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Where All Voters Are Landlords : San Fernando: Lease agreement for old police station will be decided in November election. Special ballots could cost $13,000 to $15,000.

October 16, 1994|ERIC SLATER | SPECIAL TO THE TIMES

If small-town governing is sometimes a quirky business--with the local police chief acting as mayor, or a law on the books mandating church attendance--San Fernando has a favorite quirk of its own: 5,920 landlords overseeing its old police station.

In most American cities, officials manage city property. Here, the voters are the keepers of 120 MacNeil St. And they manage by election.

Needless and costly elections, say critics.

"It's a pain in the neck," longtime City Councilman Doude Wysbeek said of the unusual 8-year-old ordinance. "It's a thorn in our side."

And the thorn is pricking for the third time since the law was passed in 1986, as the city, seeking to lease the building to the Los Angeles city attorney's branch office, has been forced to place the issue on the Nov. 8 ballot.

The law is the child of disagreement.

Carmillas M. Noltemeyer, who spearheaded the effort to pass the ordinance when she was a councilwoman, said it may rub some people the wrong way but it was necessary to mitigate "the poor decisions of the San Fernando City Council."

In 1986 it became obvious to all that the time had come for a new police station in San Fernando. Four of the five City Council members voted to swap the old station, at 120 MacNeil St., for a nearby piece of land belonging to Los Angeles County, and build a new police facility there.

Noltemeyer, however, didn't like either the land swap or the notion of building a new police station. The old one, she said, should simply be refurbished.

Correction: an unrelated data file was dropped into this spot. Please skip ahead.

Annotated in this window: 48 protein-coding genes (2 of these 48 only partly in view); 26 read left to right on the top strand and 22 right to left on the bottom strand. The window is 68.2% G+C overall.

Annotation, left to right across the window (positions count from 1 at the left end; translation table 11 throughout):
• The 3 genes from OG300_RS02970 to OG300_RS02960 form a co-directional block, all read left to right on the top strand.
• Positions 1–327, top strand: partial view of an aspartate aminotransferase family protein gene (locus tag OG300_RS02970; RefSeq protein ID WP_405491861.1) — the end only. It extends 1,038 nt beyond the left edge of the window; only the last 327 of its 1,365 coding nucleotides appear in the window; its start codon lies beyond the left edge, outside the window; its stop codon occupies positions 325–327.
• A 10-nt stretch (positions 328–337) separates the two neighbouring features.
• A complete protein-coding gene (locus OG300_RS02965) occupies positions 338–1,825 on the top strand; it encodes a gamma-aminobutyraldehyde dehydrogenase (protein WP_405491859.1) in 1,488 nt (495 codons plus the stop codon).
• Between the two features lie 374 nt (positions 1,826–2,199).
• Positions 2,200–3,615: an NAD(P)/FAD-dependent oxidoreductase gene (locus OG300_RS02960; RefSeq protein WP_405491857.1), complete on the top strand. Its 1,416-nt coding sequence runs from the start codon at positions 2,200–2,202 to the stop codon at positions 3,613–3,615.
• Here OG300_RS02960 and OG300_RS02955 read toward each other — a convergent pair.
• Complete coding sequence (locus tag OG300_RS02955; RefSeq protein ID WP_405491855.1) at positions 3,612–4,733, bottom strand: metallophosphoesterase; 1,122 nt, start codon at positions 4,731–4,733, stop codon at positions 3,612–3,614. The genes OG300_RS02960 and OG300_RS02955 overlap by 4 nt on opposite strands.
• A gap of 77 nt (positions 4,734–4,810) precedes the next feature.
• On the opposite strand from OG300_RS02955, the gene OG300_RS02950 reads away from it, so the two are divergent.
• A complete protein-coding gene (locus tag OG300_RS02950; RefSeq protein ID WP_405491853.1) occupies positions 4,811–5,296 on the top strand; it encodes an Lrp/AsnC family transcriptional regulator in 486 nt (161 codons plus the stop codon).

So she rounded up supporters, collected a little more than 1,000 signatures and put the ordinance on the ballot. It passed.

The city, saying it would take too long to get voter approval for the swap, purchased the county lot and went about building the new police station.

The law, supporters say, is a way of keeping tabs on city "shenanigans" and making sure the town of 22,000 gets the most from its property.

"I think anything that has to do with city-owned property should go before the voters," Noltemeyer said, adding that the lease on the November ballot was a poor deal for the city.

Defending the ordinance, she said: "It isn't my saying it. The people said they want it."

Indeed, voters upheld the ordinance in 1990, narrowly defeating an initiative that would have rescinded it.

But every time the issue makes a ballot, the city coffers shrink. The November vote--asking if the Los Angeles attorney's office should be granted a $6,300-per-month lease for five years--will cost San Fernandans between $3,000 and $4,000 just to piggyback on the countywide ballot. In terms of administrative hours, the cost is much higher, officials point out.

The 1990 effort to overturn the ordinance cost the same amount.

Two years later, voters were asked this question: Lease space to the federal Drug Enforcement Agency, yea or nay? This time, the measure cost very little because it joined others on a city ballot for an election that was being held anyway.

Although it has not yet happened, should the city have to hold a special election on the future tenants of the building, that would cost $13,000 to $15,000 in election costs alone, said City Administrator Mary Strenn.

On top of all that, some question what caliber of landlords voters make, especially when they may be inadequately informed about the terms of the leases or the prospective tenants.

Mike Moon, the city's director of finance, said leases and other land matters are often complicated, esoteric deals that are impossible to explain in a ballot measure. So, he said, residents may not understand the question even as they cast their votes.

The ordinance "screwed up the whole process," he said.

Supporters of the ordinance--many of whom have criticized the City Council on other issues--say the cost of putting such proposals to a vote is small when compared with the money that might be lost if the city entered into a poor business deal.

City officials, whether they agree or disagree with the premise of the ordinance, have taken it largely in stride. Quirky or no, this is the law of the land in San Fernando.

"The issue may have long passed," said Strenn, speaking of the land-swap controversy that prompted the ordinance, "but the requirement remains. It's obviously unusual and costly, but . . . it is the law, and so we are following it."

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